What is sin? The transgression of God's law. God wants all connected with him to loathe sin, to hate anything that approaches to it. Transgression is a serpent with a deadly sting. Grant it no indulgence, for it will imperil the soul. Rather choose privation, suffering, hunger, reproach, imprisonment, and death, than the indulgence of sin. RH June 3, 1880, par. 10

Will the professed followers of Christ cleanse the soul-temple of its defilement? Will those who profess to be his representatives sacrifice anything and everything rather than offend God? A deep-settled conviction is needed in every soul to strengthen the abhorrence of sin. Meditation should be encouraged. We should view ourselves as ever in the presence of God, whose eye searches the soul and reads the most secret thoughts. Since we know this to be true, why is there such a careless disregard of God's claims? Why such thoughtlessness in regard to the solemn realities of life? RH June 3, 1880, par. 11

I call upon you, my dear brethren and sisters, to cultivate spirituality, to put away your idols, and in the fear of God, to work for time and for eternity. Again and again have our sisters been warned against indulging pride of dress, which is idolatry; yet they pass on, making no change, and their example is leading others away from Christ, instead of leading to him. Why is it so hard to arouse the conscience upon this subject, when the inspired apostle has spoken so explicitly upon this point? Will my sisters dress plainly for Christ's sake? for the love of souls for whom he died? Will they remember that they must meet their life-record at the bar of God, and must answer for the money and the time squandered in needless adornment? RH June 3, 1880, par. 12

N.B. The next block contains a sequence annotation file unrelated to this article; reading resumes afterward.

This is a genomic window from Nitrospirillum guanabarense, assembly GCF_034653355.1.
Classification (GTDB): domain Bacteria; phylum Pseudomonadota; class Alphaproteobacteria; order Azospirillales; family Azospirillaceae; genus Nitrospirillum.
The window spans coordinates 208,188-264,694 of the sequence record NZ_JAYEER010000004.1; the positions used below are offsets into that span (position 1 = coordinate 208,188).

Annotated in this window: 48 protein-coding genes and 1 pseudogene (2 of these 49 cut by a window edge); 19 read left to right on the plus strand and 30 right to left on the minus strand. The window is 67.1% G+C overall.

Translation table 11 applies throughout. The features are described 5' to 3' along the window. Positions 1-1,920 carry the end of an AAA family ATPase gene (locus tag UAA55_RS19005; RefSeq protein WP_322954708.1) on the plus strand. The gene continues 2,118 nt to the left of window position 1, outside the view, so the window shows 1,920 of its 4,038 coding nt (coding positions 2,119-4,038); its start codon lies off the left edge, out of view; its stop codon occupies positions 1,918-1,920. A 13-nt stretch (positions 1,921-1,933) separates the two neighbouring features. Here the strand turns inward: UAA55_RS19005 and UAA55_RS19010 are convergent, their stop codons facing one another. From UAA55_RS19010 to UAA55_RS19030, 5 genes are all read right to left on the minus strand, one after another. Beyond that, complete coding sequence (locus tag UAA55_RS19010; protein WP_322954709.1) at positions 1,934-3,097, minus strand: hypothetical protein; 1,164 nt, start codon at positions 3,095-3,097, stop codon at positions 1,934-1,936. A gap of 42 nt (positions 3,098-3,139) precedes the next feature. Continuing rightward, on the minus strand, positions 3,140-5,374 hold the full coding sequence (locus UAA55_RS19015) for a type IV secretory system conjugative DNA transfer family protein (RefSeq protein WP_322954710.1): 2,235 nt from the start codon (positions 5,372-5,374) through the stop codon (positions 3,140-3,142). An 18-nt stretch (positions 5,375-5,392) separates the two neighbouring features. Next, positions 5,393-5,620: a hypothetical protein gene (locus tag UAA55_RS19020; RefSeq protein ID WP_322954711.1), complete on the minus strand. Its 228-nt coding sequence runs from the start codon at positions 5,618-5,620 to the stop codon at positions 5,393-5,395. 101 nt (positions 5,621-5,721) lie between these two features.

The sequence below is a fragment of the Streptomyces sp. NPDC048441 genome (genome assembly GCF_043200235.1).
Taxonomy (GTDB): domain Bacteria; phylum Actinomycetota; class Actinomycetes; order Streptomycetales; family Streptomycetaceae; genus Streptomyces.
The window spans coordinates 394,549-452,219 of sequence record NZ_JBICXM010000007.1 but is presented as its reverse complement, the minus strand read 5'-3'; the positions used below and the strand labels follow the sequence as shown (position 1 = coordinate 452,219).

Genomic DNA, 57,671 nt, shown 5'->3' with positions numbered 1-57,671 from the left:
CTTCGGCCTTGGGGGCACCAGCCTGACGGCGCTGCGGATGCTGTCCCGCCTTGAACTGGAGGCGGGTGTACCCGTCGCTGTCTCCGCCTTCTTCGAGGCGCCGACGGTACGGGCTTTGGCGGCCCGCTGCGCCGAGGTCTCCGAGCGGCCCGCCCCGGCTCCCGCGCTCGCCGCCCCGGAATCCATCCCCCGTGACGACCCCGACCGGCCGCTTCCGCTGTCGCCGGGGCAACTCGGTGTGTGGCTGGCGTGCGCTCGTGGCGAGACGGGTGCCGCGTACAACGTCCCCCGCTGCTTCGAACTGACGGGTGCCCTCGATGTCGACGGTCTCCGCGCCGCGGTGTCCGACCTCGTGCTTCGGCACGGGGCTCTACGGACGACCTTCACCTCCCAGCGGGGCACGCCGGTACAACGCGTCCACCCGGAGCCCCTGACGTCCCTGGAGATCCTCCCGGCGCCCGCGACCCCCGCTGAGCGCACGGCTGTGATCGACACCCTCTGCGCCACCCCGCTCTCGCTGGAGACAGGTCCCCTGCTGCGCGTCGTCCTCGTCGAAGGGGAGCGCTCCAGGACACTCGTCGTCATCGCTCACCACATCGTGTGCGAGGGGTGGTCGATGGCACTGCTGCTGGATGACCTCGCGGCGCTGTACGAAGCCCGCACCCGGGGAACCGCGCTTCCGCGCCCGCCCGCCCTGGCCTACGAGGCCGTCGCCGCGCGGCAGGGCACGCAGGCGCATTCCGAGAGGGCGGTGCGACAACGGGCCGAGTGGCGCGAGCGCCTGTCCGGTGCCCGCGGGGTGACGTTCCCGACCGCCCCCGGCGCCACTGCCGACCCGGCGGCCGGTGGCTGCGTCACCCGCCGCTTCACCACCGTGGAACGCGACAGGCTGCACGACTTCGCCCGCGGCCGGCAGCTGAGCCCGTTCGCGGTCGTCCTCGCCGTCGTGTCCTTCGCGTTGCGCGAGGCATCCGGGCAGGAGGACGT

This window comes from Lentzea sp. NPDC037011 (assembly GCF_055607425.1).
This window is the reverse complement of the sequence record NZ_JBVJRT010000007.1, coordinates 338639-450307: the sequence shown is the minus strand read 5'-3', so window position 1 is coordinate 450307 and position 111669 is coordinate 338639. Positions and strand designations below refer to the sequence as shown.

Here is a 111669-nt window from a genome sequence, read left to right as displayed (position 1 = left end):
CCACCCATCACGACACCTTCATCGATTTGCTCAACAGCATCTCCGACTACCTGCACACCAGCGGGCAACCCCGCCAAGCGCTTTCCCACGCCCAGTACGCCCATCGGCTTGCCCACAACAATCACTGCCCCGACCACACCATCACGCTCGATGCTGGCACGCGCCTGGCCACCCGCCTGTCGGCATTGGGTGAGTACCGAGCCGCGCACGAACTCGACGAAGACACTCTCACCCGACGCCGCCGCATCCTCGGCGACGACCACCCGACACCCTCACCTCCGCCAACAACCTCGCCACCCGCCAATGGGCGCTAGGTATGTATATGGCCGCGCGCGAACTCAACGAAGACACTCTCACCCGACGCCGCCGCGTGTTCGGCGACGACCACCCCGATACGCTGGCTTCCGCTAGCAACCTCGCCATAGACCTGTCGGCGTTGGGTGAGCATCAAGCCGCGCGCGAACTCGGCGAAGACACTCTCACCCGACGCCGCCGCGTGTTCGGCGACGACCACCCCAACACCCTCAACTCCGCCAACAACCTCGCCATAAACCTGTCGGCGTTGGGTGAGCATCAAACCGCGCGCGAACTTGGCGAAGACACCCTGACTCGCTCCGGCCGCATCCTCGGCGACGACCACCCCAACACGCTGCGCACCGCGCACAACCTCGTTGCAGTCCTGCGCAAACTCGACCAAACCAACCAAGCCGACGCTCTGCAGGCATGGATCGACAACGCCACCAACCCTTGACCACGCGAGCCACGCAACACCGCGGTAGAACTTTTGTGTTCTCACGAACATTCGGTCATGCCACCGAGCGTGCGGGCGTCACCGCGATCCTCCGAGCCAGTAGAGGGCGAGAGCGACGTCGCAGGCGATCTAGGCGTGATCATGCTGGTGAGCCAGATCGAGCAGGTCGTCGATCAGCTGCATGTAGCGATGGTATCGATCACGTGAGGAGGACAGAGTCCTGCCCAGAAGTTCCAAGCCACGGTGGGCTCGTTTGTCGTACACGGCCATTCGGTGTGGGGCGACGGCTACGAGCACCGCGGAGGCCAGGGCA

Those who seek by earnest study of God's word and fervent prayer the guidance of his Spirit, will be led by him. The pillar of cloud will guide them by day, the pillar of fire by night; and with an abiding sense of God's presence it will not be possible to disregard his holy law. The reason why there is so much transgression is that little time is devoted to meditation and prayer. Dress and display and sinful gratification put God out of the thoughts, and sin does not appear exceeding sinful. Satan's angels are at hand to gloss it over with a semblance of righteousness. If the light from the burning glory of the throne of God should shine forth upon the sinful practices of professors of religion, how terrible would sin appear, how perilous would seem its indulgence. Oh, how soon the desire for sinful gratifications would perish in the withering light of the glory from the Divine Presence! RH June 3, 1880, par. 13

We are in great danger of looking upon sin as a small matter, unworthy of notice. Sins of unkindness, of impatience, of fault-finding, of unthankfulness, of pride in imitating the fashions of a doomed world, should not be lightly regarded. The channels of thought and action are worn deep and broad by repetition. The longer one pursues a given course of conduct, the greater is the probability that he will continue the same course during life. Evil habits are like chains. to hold one to a wrong course. Then how earnestly should we begin the work of reformation. RH June 3, 1880, par. 14

Let the habits be formed in a safe line of conduct. And for the very reason that religious habits are not so easily established as are those of an opposite character, the more earnest efforts should be put forth to form habits of devotion, of studying the Scriptures, of strict integrity. This will require deliberate purpose, and persistent effort; for the natural heart is opposed to such an education. These habits must be acquired by performing Christian duties with faithfulness and regularity. Make it a habit to attend the prayer-meeting, to be willing and earnest in doing good to others. Let it become a habit to engage in profitable conversation, instead of indulging in idle talk upon temporal concerns, upon dress, or upon the faults of others. “Our conversation is in Heaven,” says the apostle, “from whence also we look for the Saviour.” God has given us our talents, and requires that they be used to glorify him and not ourselves. RH June 3, 1880, par. 15